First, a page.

Monday, January 4, 2010

Clinical and Radiographic Poland Syndrome Classification: A Proposal – an Article Review

The authors of the recent Aesthetic Surgery Journal article (full reference below) have proposed a new classification of Poland Syndrome based on both clinical and radiographic presentation (CRPS). Using their CRPS classification, they present an algorithm for planning surgical treatment.

The article begins with a review of Poland Syndrome:

Classically, it consists of a combination of unilateral aplasia of the sternocostal portion of the pectoralis major muscle (PMM) and hypoplasia of the ipsilateral hand, with syndactyly and synbrachydactyly.

The reported incidence of Poland Syndrome (PS) is one in 30,000 live births. Male-to-female ratio is 3:1. The right side is affected twice as often as the left.

The etiology of PS is still unknown, but recently a vascular hypothesis suggests hypoplasia of the ipsilateral subclavian artery.

Using data obtained from 28 female patients, they classify PS patients as follows:

First Degree (Mild): The diagnosis of first-degree PS would be made in a patient with mammary asymmetry caused by hypomastia or amastia and areolar asymmetry, with or without a partial absence of the pectoralis major muscle (PMM). No other musculoskeletal alterations are observed; other congenital alterations may or may not be present.

Second Degree (Severe): Hypomastia or amastia, areolar asymmetry, total absence of the PMM, and alterations of the ipsilateral muscle group and/or bones of the chest results in a diagnosis of second-degree PS; ipsilateral superior limb alteration and other congenital alterations may or may not be present.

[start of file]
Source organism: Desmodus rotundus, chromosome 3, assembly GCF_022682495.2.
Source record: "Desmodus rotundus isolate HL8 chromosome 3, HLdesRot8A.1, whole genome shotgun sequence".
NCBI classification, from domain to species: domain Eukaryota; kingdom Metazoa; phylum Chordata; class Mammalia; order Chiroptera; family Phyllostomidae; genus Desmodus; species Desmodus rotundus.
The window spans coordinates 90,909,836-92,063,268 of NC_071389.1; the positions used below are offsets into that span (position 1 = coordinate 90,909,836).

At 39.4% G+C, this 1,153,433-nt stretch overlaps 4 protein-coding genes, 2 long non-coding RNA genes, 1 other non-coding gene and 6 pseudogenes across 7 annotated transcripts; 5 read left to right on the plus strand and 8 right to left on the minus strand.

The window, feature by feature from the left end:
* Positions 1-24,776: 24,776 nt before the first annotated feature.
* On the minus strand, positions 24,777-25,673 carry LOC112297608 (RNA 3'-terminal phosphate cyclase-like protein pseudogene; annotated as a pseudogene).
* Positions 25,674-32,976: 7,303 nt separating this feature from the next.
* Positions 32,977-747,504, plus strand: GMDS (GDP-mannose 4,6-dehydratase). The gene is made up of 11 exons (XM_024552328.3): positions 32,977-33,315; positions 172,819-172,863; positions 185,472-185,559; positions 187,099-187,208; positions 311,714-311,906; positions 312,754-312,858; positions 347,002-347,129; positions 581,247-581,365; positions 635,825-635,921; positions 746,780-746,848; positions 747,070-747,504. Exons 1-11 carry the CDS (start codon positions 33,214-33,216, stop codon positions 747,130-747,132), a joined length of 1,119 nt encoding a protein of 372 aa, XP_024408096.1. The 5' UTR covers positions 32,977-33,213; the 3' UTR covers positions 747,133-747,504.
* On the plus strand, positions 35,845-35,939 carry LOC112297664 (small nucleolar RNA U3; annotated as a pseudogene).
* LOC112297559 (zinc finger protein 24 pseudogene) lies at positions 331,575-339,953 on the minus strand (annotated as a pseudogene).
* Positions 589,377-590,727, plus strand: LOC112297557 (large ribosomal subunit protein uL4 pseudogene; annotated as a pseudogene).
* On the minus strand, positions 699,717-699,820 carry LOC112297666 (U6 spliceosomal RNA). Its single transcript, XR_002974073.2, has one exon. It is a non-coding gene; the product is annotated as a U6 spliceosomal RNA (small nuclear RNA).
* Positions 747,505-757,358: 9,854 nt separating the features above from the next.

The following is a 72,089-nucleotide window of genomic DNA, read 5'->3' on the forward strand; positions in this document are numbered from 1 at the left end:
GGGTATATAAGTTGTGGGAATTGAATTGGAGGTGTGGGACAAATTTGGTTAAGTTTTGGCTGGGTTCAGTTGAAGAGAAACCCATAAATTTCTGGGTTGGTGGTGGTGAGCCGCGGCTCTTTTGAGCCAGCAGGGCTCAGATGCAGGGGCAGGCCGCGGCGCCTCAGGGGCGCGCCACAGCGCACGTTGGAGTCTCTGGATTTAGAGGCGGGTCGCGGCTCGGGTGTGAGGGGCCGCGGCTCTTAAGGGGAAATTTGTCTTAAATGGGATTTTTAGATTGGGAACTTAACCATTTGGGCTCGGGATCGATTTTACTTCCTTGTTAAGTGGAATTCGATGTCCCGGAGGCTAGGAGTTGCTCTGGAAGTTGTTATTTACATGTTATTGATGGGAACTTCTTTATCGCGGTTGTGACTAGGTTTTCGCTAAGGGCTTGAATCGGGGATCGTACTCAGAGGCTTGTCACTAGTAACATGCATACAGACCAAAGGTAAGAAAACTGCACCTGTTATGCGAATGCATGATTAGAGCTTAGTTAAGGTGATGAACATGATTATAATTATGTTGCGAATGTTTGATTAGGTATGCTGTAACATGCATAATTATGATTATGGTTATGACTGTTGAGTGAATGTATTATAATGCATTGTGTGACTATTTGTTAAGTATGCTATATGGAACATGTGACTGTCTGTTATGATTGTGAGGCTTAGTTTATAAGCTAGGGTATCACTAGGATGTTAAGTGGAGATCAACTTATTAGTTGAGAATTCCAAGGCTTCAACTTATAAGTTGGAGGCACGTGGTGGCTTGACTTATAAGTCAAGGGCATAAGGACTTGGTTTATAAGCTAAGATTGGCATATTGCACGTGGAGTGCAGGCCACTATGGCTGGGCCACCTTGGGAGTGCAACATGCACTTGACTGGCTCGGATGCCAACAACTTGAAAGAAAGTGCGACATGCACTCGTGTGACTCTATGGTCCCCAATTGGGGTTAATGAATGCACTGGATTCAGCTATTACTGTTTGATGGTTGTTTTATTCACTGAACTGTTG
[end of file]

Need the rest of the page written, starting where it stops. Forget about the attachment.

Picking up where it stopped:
Third Degree (Very Severe): Third-degree PS would be diagnoses in patients with amastia; areolar asymmetry; major ipsilateral musculoskeletal chest alterations, such as total absence of the PMM, the pectoralis minor muscle, and /or the serratus anterior muscle; possible lung herniation; widened opening of the mediastinum; and ipsilateral superior limb alteration. Other congenital alterations may or may not be present.

Suggested surgical approach for each degree of presentation:

First Degree (mild) – Breast implantation or customized breast implantation and contralateral mammary reduction or augmentation when needed (symmetrization procedure).

Second Degree (severe) – Tissue expander placement when needed; regional local flap surgery; breast implantation or customized breast implantation; symmetrization procedure.

Third Degree (very severe) – Tissue expander placement; latissimus dorsi flap or other flap surgery, such as a free flap or transverse rectus abdominis myocutaneous (TRAM) flap; breast implantation or customized breast implantation as needed; other surgeries such as the Ravitch procedure and a contralateral symmetrization procedure.

REFERENCE

Clinical and Radiographic Poland Syndrome Classification: A Proposal; Aesthetic Surgery Journal, Volume 29, Issue 6, Pages 494-504 (November 2009); Ricardo Cavalcanti Ribeiro, Renato Saltz, M. Gabriela Moreira Mangles, Hilton Koch (subscription required)

1 comment:

StorytellERdoc said...

Great reading about Poland Syndrome, which I've never seen in the ER, and Roosevelt's big secret. Awesome reading and learning from my part. Thanks. Stay warm.